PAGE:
(i) shall not be instituted save with the sanction of the Government;

(ii) shall not be in respect of any event which took place more than four years before such institution; and

(iii) shall be conducted by such authority and in such place as the Government may direct and in accordance with the procedure applicable to departmental proceeding in which an order of dismissal from service could be made in relation to the employee during his service;

(c) no such judicial proceedings, if not instituted while the employee was in service whether before his retirement or during his reemployment, shall be instituted, save with the sanction of the Government, in respect of a cause of action which arose or an event which took place more than four years before such institution and;

(d) The public Service Commission shall be consulted before final orders are passed.

Explanation: - For the purpose of this rule -

(a) a departmental proceeding shall be deemed to be instituted on the date on which the statement of charges is issued to the employee or pensioner or if the employees has been placed under suspension from an earlier date, on such date; and

(b) a judicial proceeding shall be deemed to be instituted-

(i) in the case of a criminal proceeding, on the date on which the complaint or report of police officer on which the Magistrate takes cognizance, is made, and

(ii) in the case of a civil proceeding, on the date of presentation of the plaint in the Court.

Note1.- As soon as proceedings of the nature referred to in this rule are instituted the authority which institutes such proceedings should without delay intimate the fact to the Audit Officer. The amount of pension withheld under this rule should not ordinarily exceed one-third of the pension originally sanctioned. In fixing the amount of pension to be so withheld regard should be had to the consideration whether the amount of the pension left to the pensioner in any case would be adequate for his maintenance.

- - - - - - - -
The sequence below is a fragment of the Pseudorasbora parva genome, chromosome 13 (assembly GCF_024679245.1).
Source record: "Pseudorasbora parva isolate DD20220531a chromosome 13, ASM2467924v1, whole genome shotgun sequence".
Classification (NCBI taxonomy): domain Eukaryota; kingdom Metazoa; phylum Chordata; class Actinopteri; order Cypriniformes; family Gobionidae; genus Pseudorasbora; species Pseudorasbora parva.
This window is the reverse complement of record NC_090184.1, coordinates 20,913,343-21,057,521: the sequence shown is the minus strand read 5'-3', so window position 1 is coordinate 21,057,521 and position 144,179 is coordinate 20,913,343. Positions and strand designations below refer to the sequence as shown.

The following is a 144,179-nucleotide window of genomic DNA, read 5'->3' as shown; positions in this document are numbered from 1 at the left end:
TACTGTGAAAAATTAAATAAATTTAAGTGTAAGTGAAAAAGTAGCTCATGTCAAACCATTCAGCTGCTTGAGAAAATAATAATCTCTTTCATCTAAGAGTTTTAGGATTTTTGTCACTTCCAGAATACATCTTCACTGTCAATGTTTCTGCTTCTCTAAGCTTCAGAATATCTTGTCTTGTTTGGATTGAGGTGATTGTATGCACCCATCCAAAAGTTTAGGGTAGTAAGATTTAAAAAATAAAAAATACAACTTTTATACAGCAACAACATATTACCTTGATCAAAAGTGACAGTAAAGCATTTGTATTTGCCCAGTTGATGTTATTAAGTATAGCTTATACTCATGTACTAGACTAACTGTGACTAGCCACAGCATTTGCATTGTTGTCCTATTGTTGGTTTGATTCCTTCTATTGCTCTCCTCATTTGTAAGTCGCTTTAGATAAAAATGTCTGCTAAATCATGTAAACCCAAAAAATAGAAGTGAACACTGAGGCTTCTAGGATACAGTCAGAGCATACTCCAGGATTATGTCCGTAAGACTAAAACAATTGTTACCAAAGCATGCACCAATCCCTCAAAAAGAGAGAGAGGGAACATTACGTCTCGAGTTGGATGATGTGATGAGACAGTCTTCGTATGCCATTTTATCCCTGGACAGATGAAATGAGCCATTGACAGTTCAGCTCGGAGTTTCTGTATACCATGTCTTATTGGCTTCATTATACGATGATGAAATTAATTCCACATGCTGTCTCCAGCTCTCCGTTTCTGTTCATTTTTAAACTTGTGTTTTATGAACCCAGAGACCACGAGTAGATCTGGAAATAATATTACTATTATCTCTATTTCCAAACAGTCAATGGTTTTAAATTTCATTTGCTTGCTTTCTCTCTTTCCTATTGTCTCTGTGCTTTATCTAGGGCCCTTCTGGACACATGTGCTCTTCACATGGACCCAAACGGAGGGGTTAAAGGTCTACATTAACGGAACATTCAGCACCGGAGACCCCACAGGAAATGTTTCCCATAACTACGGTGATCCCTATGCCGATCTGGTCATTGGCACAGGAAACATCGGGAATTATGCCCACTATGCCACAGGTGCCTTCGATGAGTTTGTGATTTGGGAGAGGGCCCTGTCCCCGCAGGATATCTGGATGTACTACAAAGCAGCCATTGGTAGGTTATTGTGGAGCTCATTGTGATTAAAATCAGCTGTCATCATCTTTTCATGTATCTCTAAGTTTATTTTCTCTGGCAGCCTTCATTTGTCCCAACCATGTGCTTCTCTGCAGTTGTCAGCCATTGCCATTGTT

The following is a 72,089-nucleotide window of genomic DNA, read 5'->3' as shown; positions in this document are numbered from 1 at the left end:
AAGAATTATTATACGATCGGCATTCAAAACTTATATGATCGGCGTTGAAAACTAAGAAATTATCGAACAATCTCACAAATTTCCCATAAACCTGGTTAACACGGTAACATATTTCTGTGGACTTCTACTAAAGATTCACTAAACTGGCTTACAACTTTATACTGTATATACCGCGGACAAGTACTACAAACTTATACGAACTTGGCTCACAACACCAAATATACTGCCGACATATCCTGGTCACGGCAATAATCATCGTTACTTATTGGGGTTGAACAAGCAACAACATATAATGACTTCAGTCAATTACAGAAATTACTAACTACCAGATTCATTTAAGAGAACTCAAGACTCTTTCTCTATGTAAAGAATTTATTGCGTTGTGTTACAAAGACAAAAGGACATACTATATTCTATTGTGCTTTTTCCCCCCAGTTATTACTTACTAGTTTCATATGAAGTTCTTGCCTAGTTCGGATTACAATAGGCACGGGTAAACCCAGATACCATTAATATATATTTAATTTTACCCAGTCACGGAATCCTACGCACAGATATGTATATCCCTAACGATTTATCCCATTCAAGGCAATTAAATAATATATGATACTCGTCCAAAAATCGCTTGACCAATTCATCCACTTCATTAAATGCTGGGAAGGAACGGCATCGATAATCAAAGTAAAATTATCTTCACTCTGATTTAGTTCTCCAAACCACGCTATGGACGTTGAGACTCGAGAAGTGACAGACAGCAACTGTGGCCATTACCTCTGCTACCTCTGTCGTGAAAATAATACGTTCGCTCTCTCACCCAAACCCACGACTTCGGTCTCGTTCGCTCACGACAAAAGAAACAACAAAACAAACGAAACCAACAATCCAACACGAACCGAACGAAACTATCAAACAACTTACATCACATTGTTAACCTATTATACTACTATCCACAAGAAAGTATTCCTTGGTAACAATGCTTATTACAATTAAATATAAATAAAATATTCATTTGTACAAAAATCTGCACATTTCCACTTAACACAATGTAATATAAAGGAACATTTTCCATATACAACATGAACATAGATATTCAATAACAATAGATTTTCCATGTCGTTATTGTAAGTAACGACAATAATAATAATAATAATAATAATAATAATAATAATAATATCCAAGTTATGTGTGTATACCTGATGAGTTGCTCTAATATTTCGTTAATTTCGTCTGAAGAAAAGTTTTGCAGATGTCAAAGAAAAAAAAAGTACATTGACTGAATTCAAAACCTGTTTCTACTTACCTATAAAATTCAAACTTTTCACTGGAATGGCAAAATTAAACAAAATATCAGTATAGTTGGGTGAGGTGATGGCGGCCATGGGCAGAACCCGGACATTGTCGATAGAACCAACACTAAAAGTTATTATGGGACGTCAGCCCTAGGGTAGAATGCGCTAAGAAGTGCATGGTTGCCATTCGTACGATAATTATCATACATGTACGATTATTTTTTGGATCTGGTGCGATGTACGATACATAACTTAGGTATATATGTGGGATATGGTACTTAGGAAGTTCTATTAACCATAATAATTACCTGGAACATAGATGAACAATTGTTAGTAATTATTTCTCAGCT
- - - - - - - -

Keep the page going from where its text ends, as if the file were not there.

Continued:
Note2.- The word 'pension' used in this rule does not include death-cum-retirement-gratuity. Liabilities fixed against an employee or pensioner can be recovered from the death-cumretirement- gratuity payable to him without the departmental / judicial proceedings referred to in this rule, but after giving the employee or pensioner concerned a reasonable opportunity to explain.

Note-3 The liabilities of an employee should be quantified either before or after retirement and intimated to him before retirement within a period of three years on becoming pensioner. The liabilities of pensioner should be quantified and intimated to him.

RULING No. 1